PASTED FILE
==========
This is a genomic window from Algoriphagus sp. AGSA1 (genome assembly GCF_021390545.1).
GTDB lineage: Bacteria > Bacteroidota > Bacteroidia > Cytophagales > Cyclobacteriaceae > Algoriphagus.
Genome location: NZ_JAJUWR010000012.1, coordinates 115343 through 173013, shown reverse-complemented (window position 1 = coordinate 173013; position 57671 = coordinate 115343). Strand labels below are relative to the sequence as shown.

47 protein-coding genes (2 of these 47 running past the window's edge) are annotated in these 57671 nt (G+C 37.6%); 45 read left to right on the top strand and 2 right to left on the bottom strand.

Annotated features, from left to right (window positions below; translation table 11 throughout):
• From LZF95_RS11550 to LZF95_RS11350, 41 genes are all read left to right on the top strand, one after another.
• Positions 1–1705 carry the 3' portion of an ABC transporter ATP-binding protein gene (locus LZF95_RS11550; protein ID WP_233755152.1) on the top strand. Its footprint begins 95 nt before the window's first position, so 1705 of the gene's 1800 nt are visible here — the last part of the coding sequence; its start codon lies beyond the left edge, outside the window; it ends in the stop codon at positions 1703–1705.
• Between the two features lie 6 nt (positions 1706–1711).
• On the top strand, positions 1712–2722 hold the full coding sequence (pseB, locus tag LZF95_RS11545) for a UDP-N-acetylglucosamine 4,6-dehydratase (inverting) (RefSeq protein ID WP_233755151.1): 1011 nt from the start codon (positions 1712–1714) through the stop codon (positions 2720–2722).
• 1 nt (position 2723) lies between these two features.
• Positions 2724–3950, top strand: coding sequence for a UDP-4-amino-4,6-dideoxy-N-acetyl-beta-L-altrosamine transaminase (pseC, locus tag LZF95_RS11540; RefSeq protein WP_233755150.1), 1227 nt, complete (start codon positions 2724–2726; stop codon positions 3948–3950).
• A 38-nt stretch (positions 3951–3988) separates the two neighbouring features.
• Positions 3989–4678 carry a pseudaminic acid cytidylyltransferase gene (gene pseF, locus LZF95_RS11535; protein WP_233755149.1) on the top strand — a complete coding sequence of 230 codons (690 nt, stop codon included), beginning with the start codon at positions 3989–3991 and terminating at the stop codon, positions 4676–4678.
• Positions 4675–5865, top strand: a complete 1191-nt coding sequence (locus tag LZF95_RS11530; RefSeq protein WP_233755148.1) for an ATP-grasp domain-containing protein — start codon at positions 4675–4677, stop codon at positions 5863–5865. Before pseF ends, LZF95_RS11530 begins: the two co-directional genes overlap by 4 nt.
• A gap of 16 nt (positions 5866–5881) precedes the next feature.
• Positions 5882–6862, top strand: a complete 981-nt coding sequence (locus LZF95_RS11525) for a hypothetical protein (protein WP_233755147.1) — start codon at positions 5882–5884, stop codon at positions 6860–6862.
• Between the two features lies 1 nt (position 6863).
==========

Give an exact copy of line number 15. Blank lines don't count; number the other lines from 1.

• A gap of 16 nt (positions 5866–5881) precedes the next feature.